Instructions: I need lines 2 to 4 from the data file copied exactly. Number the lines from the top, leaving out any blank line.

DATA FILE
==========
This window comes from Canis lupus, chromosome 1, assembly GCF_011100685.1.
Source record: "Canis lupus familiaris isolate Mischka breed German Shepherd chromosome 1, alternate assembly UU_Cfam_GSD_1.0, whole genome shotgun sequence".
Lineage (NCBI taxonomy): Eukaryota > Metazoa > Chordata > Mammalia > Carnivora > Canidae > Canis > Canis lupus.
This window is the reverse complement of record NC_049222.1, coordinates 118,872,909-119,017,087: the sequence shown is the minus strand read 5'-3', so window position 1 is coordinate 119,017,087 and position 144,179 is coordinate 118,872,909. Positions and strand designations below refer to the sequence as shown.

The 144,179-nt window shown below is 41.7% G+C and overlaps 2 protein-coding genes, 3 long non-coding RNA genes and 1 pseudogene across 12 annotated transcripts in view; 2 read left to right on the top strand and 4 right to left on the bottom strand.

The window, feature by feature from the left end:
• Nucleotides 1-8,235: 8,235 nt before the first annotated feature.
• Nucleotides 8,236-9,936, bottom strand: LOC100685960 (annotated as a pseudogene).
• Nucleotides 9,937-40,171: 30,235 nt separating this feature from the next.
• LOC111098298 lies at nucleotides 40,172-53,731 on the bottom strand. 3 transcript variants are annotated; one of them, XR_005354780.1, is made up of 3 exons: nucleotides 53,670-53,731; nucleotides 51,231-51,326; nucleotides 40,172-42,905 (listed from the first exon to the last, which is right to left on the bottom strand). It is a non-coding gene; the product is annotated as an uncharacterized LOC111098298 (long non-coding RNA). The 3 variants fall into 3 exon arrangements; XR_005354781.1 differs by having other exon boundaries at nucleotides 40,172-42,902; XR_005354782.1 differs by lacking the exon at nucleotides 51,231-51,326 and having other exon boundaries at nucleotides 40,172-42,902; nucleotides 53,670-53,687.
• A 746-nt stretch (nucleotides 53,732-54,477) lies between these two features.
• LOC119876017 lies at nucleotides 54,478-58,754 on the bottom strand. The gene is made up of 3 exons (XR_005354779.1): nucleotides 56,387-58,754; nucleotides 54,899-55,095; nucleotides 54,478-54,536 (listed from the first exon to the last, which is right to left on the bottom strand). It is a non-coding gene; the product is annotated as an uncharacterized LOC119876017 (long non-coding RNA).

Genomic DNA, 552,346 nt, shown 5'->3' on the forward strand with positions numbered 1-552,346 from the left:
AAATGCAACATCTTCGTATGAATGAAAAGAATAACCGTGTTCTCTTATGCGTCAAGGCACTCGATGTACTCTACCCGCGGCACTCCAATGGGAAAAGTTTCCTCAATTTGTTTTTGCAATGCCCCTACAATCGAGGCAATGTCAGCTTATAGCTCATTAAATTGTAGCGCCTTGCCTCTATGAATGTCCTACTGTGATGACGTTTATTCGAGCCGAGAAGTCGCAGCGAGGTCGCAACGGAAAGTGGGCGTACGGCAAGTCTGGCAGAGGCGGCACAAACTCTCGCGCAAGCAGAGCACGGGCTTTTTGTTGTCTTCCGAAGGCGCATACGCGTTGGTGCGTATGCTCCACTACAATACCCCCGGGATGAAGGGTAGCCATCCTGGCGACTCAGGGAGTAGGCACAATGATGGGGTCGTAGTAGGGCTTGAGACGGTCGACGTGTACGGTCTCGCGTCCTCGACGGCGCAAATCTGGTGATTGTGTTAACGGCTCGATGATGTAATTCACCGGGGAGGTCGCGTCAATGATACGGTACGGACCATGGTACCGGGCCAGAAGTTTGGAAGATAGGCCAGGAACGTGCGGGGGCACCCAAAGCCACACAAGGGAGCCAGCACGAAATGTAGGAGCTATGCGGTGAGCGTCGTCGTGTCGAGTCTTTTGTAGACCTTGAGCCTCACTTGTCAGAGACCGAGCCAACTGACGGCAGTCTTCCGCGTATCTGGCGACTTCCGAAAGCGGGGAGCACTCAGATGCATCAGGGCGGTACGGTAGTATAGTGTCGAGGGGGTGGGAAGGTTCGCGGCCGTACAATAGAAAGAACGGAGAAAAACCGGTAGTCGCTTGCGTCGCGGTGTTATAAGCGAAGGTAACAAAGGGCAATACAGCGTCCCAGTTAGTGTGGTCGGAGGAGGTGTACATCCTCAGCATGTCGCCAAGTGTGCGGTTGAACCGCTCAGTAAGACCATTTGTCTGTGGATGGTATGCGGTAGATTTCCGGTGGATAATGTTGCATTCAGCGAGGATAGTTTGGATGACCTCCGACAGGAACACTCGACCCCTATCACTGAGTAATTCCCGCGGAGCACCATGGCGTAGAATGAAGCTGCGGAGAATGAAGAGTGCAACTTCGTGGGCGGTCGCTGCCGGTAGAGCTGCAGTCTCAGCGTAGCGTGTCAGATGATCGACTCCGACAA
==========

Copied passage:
Source record: "Canis lupus familiaris isolate Mischka breed German Shepherd chromosome 1, alternate assembly UU_Cfam_GSD_1.0, whole genome shotgun sequence".
Lineage (NCBI taxonomy): Eukaryota > Metazoa > Chordata > Mammalia > Carnivora > Canidae > Canis > Canis lupus.
This window is the reverse complement of record NC_049222.1, coordinates 118,872,909-119,017,087: the sequence shown is the minus strand read 5'-3', so window position 1 is coordinate 119,017,087 and position 144,179 is coordinate 118,872,909. Positions and strand designations below refer to the sequence as shown.